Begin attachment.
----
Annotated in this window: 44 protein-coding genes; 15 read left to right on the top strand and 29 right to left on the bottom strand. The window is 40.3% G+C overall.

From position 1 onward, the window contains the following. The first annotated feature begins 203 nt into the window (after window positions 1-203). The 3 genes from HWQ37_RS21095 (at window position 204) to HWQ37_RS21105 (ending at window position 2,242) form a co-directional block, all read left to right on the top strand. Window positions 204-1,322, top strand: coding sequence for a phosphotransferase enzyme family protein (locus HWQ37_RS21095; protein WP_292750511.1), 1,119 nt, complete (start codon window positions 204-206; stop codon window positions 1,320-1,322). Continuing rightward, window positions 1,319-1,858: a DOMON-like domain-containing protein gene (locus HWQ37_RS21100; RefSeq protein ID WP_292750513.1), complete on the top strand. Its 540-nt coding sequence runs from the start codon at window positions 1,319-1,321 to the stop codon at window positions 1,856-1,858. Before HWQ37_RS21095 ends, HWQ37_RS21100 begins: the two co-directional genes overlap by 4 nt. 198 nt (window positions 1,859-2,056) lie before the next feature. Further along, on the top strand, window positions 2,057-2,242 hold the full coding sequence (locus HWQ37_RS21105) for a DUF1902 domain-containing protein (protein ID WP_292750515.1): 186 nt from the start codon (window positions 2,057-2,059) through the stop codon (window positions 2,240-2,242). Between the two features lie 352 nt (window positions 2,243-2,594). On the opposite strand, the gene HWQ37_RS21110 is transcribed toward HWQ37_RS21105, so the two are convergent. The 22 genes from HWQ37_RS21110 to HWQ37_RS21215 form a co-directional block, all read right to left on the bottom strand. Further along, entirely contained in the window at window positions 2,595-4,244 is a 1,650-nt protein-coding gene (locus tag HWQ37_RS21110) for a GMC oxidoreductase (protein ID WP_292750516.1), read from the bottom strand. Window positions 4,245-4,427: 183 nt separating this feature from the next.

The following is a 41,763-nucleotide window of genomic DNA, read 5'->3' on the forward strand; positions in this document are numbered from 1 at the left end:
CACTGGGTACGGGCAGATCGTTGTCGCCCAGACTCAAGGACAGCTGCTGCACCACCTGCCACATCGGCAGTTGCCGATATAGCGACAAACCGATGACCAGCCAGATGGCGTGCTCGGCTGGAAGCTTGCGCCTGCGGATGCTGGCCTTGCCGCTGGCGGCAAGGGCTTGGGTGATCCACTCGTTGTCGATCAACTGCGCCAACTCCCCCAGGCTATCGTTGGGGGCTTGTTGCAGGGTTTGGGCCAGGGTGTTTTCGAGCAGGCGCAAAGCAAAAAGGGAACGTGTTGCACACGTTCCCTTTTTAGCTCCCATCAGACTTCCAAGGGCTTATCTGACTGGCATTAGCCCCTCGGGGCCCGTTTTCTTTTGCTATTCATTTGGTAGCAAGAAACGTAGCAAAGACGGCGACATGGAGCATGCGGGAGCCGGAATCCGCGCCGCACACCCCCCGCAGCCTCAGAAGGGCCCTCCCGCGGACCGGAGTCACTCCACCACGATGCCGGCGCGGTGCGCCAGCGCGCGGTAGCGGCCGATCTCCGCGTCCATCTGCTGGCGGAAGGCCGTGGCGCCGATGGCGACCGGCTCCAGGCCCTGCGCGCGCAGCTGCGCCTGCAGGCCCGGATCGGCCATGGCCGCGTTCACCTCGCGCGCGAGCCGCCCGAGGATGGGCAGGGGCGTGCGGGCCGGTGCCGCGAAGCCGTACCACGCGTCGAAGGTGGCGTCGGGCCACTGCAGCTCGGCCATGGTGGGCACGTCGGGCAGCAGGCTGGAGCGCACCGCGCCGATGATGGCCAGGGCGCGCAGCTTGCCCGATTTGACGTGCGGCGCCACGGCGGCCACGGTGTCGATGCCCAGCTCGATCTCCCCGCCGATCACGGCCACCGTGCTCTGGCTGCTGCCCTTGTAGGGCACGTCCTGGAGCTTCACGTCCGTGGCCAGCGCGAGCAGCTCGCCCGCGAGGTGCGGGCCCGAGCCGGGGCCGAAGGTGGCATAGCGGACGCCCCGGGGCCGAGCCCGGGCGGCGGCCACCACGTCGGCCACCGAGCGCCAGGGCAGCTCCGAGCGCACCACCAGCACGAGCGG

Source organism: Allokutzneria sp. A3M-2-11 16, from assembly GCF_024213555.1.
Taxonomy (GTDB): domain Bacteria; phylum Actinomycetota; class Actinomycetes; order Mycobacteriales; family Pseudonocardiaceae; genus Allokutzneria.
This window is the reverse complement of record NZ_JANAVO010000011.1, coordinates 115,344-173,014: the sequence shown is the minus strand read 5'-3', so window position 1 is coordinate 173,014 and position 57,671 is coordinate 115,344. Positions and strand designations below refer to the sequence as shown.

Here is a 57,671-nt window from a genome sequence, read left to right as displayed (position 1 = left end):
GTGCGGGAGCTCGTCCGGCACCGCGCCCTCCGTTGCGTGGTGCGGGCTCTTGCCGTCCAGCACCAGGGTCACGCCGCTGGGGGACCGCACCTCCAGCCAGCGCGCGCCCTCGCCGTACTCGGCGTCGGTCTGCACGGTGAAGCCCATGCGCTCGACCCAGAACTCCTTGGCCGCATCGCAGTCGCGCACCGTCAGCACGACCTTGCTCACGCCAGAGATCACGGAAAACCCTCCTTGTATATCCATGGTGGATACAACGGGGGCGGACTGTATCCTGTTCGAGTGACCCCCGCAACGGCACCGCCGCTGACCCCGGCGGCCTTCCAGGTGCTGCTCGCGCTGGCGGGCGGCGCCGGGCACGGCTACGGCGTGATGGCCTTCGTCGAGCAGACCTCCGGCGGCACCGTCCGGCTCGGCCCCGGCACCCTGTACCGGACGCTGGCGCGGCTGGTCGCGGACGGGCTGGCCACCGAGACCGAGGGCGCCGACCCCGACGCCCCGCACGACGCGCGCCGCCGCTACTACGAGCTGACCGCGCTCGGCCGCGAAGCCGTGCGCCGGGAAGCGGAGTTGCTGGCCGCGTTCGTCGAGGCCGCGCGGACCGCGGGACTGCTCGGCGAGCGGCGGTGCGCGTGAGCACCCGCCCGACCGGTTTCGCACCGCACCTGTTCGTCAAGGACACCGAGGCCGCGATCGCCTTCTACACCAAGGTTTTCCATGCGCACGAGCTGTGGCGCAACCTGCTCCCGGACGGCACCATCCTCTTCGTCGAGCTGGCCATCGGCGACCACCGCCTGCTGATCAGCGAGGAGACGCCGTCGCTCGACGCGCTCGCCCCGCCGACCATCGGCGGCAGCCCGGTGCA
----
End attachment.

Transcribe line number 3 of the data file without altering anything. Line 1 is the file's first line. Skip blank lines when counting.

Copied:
The following is a 41,763-nucleotide window of genomic DNA, read 5'->3' on the forward strand; positions in this document are numbered from 1 at the left end: